The story is slow, but that was forewarned. The author does elect to use a lot of timeskips and brush over some things that I think including would help make the world feel full. The combination of the slow progress from chapter to chapter but the timeskips make the story have confusing pacing where I don't really know what's happening at any given moment or what the significance of any chapter is. Additionally there are is one mini-arc that I just completely skipped and there was absolutely no mention of it besides the immediate following chapter; MC should also have gotten far more consequences than a literal scratch. Otherwise I am absolutely enjoying the slow pace and attempt at pushing the reader into the world as a whole.
In terms of worldbuilding I think the story also suffers a bit. It casts a wide net showing the reader multiple locations, systems, and political affiliations, but unfortunately a lot of them feel shallow due to a lack of detail. It feels like oftentimes things are simply stated to be, with only a few places having some description. I think having more details and intricacies to the systems shown to us would help immerse us in the world.
Grammatically there are no real issues, but some really novel ideas. For example those of affluence do not use contractions, while those who grew up poorer use contractions.
The biggest issue of this story is the characters however. They tend to feel one dimensional and lacking any depth. There are examples in other reviews about the MC just blatantly not understanding things or acting like a 12 year old despite being 16 that do a better job at explaining than I could. The other characters share the same issues with there being a well-off meathead best friend, a Hermione-esque girl, and what I can only assume is meant to be a rags-to-riches characrer that follows the MC on his journey and supports him. They're all interesting as a base character, but they don't have much depth and should be built out more.
I will probably still follow the story as I see all of these issues being solvable and the foundations can lead to a really interesting plot.
While the story is well written, its pacing and overall plot are not for me.
We have a boy who is supposed to have a huge talent for fire magic. But because of political reasons he cant show it. So he is stuck.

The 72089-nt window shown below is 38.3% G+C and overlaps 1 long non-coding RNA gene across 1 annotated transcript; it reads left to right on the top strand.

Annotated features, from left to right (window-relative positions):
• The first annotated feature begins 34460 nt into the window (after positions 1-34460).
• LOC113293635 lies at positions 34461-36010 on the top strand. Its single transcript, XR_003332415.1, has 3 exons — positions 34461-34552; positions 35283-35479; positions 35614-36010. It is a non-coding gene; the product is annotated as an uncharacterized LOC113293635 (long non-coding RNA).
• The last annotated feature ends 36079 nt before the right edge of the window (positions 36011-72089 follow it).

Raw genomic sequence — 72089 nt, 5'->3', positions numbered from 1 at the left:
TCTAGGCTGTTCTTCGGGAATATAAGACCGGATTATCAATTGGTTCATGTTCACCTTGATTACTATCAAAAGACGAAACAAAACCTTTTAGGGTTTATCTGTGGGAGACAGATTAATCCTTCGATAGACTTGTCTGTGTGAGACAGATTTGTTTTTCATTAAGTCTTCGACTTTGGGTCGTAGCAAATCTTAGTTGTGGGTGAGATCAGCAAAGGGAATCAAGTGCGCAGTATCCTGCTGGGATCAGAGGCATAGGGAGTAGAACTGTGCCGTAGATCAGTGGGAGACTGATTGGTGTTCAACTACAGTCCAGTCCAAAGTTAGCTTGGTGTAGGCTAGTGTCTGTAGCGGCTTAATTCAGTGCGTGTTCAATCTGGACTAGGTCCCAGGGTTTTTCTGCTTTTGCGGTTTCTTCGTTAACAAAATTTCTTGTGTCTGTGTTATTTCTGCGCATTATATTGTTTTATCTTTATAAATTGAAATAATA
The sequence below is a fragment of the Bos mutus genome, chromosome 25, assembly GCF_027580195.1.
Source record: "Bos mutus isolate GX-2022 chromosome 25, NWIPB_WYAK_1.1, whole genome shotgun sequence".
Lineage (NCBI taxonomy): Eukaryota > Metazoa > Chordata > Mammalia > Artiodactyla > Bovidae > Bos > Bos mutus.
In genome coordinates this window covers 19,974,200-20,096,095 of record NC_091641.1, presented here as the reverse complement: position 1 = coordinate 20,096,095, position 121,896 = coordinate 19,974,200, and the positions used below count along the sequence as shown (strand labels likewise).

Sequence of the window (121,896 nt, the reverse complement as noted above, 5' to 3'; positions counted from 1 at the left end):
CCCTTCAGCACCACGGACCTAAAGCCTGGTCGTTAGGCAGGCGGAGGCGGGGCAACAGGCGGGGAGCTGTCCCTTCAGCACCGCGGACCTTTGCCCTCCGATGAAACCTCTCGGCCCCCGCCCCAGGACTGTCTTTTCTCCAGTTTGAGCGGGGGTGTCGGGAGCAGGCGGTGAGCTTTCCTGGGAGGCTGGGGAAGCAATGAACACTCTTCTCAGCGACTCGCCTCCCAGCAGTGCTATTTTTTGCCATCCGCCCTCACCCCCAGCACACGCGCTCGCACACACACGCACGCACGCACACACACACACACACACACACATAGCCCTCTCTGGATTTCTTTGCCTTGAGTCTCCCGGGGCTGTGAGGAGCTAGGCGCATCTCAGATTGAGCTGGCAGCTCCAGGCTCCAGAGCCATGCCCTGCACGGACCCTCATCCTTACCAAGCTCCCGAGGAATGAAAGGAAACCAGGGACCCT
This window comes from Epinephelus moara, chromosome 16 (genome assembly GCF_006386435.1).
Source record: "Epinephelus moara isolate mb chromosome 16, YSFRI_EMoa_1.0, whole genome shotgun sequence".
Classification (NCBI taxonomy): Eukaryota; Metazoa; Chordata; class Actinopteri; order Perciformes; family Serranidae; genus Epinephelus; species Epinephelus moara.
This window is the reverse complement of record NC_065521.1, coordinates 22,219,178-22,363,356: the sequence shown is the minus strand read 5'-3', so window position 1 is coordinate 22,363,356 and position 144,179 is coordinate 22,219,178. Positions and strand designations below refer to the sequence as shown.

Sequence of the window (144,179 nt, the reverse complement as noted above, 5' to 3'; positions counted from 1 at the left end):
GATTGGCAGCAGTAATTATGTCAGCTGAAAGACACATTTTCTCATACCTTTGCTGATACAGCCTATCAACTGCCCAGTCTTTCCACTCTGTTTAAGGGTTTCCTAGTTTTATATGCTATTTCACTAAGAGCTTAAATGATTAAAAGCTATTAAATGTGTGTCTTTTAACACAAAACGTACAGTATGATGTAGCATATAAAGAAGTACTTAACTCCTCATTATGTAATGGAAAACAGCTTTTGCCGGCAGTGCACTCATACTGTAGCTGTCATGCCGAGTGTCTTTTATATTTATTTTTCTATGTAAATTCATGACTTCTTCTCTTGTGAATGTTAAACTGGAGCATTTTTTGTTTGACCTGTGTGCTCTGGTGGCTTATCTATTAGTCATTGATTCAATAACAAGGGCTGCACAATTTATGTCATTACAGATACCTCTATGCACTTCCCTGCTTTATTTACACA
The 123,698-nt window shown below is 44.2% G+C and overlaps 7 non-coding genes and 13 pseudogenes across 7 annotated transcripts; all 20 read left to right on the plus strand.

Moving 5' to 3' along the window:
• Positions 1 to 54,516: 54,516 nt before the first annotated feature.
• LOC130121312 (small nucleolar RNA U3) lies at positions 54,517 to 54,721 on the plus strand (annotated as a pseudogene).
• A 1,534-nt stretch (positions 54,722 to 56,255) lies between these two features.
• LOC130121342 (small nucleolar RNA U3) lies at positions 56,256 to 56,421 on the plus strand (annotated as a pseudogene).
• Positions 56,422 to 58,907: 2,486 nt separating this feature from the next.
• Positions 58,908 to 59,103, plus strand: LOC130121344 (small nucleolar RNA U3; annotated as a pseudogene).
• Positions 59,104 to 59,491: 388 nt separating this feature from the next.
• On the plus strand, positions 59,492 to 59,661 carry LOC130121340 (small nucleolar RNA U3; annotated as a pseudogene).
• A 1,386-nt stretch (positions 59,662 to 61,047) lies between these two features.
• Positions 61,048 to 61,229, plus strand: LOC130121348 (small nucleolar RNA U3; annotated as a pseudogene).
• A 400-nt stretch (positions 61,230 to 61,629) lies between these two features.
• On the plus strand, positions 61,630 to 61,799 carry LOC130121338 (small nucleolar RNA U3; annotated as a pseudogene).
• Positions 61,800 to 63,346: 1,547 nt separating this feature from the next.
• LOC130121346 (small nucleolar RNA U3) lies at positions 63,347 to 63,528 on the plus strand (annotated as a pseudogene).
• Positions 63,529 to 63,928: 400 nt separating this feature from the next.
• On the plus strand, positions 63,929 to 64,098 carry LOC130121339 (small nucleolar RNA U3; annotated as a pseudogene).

We have very little growth in his magic. Mo learning new spells, bery little magic at all.
The only thing we get is teenage angst. Which is very boring. So i can't recommend. Unless you want a magic story with little magic.
The chapters are the narrative equivalent of finger-food. The high frequency of the updates gives the illusion of substance, but each update is skimmable with little informational loss. That may account for the seemingly slow maturity of the MC. Those who cannot abide reading 60+ chapters of naive protagonist syndrome, beware and keep a backlog.
The Story is great in terms of structure and grammar, but the pacing and content so far has been extremely lacking. 57 chapters in and nothing at all significant or even entertaining has occurred, the story is marked as slow paced, but this goes beyond the average slow pace of other succeful fictions. The contents of each chapter as well leave much to be desired, it wouldn't be wrong to say you could skip chapters at a time and you wouldn't have missed anything, it's basically over 50 chapters of filler with maybe 3 or 4 chapters of significance, but even they aren't much due to the snails pace this goes at.
If your looking for a fantasy RPG I would look elsewhere, as this fiction only seems to bore with its lack of substance.
Little to no grammatical errors. The world-building is adequate for the few chapters I read. The writing quality isn't awful.
Despite the technical writing ability being good, the ability to write compelling characters and a proper story is completely missing.
The MC is completely pathetic. I guess the author won't have to try very hard to write character growth since the MC is starting from the very bottom in every aspect. The story feels like a bad Chinese xianxia fiction with almost every character outside of the MC being a complete @sshole young master type that looks down on the MC.
On top of that, the author decided to do the completely unnecessary thing of changing all the names of the days to make the story seem more 'fantasy-ish'.
I stopped reading around chapter 5 or 6. Then I skimmed to around chapter 8 or 9 to see if it got any better. It didn't.